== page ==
Survival gets serious in The Long Dark

Andy Kelly at

Last week I wrote about the problem with survival games. Some of you loved the idea of the hypothetical game I described—which sidelines monsters and overt danger for a more atmospheric battle against the elements—and some of you thought I was mental. After the article was published I was tweeted by Hinterland Games creative director Raphael van Lierop, who said that their game, The Long Dark, is exactly what I’m looking for. So, of course, I had to try it.

You play as Will Mackenzie, a 43 year-old bush pilot whose plane crashes in a remote wilderness after a mysterious ‘geomagnetic disaster’. The finished game will feature an episodic story that reveals more about this event, but the alpha build I’m playing is dedicated entirely to what Hinterland call the survival sandbox. Here the only goal is to stay alive for as long as possible, which is easier said than done in the harsh frozen landscape they’ve created. I spent a good chunk of today playing The Long Dark, and I think it might be the closest anyone’s ever come to making my dream survival game.

I start a new game and find myself gazing across a sea of trees. I’m immediately struck by the art style, which looks like concept art come to life. It’s remarkable how much atmosphere they’ve managed to squeeze out of those stylised, hand-painted textures. Snow swirls in the wind as I make my way down a hill into a forest. It’s a stark, barren landscape, and I feel like I’m being swallowed by it. Mackenzie is played by Mark Meer, voice of Commander Shepard in the Mass Effect series, and regularly vocalises how he feels. “My stomach feels like an empty pit.” he’ll grumble if he’s hungry. “That smarts, but I’ll be fine.” he says if you sustain a minor injury. It’s a nice, immersive touch.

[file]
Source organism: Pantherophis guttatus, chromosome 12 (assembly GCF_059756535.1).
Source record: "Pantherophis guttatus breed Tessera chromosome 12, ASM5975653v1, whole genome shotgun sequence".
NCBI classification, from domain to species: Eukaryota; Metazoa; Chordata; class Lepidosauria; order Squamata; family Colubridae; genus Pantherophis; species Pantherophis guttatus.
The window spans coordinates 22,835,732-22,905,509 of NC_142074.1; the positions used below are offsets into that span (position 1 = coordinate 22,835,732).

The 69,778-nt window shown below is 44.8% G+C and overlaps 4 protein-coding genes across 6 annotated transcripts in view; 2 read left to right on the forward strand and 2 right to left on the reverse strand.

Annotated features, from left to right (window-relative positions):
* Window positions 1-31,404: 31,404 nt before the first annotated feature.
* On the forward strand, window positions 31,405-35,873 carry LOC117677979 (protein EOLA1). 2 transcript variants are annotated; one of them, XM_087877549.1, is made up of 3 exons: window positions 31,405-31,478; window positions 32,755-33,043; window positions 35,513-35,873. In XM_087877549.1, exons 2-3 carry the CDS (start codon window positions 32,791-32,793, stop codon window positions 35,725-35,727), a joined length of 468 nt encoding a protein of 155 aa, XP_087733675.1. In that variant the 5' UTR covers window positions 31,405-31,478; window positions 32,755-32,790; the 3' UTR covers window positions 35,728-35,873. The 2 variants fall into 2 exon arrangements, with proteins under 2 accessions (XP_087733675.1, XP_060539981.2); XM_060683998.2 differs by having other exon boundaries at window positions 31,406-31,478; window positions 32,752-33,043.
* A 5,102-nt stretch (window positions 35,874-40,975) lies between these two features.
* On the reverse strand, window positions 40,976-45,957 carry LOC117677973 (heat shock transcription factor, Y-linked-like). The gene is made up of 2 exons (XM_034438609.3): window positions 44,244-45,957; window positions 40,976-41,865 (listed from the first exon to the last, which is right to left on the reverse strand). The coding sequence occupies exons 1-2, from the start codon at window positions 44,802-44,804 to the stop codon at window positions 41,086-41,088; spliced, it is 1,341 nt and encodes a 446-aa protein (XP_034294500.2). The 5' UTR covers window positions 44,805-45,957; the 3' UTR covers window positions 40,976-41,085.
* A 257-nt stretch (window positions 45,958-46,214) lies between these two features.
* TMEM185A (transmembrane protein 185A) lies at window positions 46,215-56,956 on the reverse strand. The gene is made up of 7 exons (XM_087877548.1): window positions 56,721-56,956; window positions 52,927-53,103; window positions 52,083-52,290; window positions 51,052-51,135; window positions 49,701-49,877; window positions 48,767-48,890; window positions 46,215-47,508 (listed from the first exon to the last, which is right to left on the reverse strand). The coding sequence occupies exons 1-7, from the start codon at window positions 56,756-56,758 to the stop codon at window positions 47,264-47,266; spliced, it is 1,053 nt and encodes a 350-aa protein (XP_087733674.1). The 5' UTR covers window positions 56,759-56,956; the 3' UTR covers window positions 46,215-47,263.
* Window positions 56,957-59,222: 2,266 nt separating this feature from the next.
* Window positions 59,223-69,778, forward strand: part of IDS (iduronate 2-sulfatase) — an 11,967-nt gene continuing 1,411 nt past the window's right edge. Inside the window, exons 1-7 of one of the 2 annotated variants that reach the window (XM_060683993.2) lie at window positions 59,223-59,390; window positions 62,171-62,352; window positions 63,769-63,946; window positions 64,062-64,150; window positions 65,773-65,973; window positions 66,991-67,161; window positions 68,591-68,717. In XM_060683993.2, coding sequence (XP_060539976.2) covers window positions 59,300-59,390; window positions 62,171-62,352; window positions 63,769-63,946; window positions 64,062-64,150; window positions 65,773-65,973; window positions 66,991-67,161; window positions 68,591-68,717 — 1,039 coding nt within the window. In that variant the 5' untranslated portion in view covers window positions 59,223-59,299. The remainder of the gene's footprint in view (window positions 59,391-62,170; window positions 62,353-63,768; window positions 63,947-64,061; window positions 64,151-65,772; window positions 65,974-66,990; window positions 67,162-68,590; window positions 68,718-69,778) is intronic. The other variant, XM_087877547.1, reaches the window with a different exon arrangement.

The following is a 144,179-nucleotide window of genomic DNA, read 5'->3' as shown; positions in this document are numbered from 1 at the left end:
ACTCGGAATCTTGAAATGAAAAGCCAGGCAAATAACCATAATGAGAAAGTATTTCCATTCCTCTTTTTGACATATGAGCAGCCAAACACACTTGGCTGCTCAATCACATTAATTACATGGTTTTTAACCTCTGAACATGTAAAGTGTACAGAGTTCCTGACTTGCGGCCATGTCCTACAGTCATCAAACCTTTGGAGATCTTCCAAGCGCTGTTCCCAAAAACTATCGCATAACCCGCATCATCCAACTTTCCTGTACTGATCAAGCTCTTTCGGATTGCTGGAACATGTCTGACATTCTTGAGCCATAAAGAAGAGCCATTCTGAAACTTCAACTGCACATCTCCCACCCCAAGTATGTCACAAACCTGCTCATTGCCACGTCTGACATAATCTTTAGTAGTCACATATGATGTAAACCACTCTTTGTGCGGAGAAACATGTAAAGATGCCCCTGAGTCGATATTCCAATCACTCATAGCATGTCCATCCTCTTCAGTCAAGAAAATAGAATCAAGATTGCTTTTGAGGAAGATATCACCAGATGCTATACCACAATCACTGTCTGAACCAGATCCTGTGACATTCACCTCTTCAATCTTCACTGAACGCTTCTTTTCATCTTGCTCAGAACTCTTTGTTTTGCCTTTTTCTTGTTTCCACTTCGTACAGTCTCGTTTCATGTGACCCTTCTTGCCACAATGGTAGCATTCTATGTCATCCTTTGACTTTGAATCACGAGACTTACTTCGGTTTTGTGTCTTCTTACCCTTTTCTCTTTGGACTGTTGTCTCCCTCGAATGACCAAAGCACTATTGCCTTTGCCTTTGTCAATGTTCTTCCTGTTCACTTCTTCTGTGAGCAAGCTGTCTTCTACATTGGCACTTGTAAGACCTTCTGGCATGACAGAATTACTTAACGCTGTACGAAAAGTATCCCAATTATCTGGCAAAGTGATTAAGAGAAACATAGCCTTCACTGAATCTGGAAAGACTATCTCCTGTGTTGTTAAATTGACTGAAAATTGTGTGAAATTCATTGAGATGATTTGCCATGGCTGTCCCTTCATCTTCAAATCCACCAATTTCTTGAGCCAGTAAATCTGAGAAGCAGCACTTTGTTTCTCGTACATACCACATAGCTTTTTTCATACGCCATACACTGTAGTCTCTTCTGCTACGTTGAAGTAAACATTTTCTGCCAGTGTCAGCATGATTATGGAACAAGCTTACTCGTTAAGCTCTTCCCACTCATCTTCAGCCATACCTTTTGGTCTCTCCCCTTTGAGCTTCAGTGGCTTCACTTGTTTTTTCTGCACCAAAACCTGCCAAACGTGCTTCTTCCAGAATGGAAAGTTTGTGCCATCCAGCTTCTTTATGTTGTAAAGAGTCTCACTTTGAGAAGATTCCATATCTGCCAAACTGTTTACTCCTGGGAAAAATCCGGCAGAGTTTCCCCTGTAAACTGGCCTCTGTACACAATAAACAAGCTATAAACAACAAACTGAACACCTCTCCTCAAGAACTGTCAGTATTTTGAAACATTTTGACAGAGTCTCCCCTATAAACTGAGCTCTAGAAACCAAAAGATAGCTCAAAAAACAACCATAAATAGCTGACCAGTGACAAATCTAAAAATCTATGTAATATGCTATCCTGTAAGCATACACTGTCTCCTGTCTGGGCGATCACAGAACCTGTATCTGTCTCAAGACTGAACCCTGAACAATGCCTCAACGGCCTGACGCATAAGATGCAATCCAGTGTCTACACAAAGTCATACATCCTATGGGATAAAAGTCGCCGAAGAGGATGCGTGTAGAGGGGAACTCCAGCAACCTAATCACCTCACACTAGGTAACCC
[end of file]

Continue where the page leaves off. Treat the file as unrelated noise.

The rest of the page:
As I wander through the forest, I notice words appearing at the bottom-right of the screen: freezing, starving, dehydrated. I haven’t found anything useful yet; just a few skittish deer that I have no hope of hunting. Night is falling and I’m about to give in and start a new game, but then I see something in the distance: a wisp of smoke. I trudge through the snow towards it, revealing the silhouette of a cabin. Relief washes over me as I open the door. There are supplies scattered around: bandages, matches, a lamp, canned food. I light the wood burner and it casts a warm glow over the room, which raises my temperature when I crouch next to it. Against all odds, I’ve survived the first night.

Or so I thought. I didn’t pay attention to my status—accessed with TAB—and went to bed on an empty stomach, dying of starvation in my sleep. Game over. Even for a survival game, The Long Dark is merciless. Mackenzie’s comments give you a general overview of your condition, but you’ll have to keep a close eye on your hunger, thirst, fatigue, and temperature meters to effectively manage them. I love how a lot of the tiresome chores that usually define survival games, like endlessly hitting trees to collect wood, can be automated. I can instruct Mackenzie to spend a set amount of hours foraging for wood, and the game will tell me beforehand how many calories this will burn. If I have an axe I’ll have a better chance of finding something, but without one there’s a good chance I’ll fail and find nothing.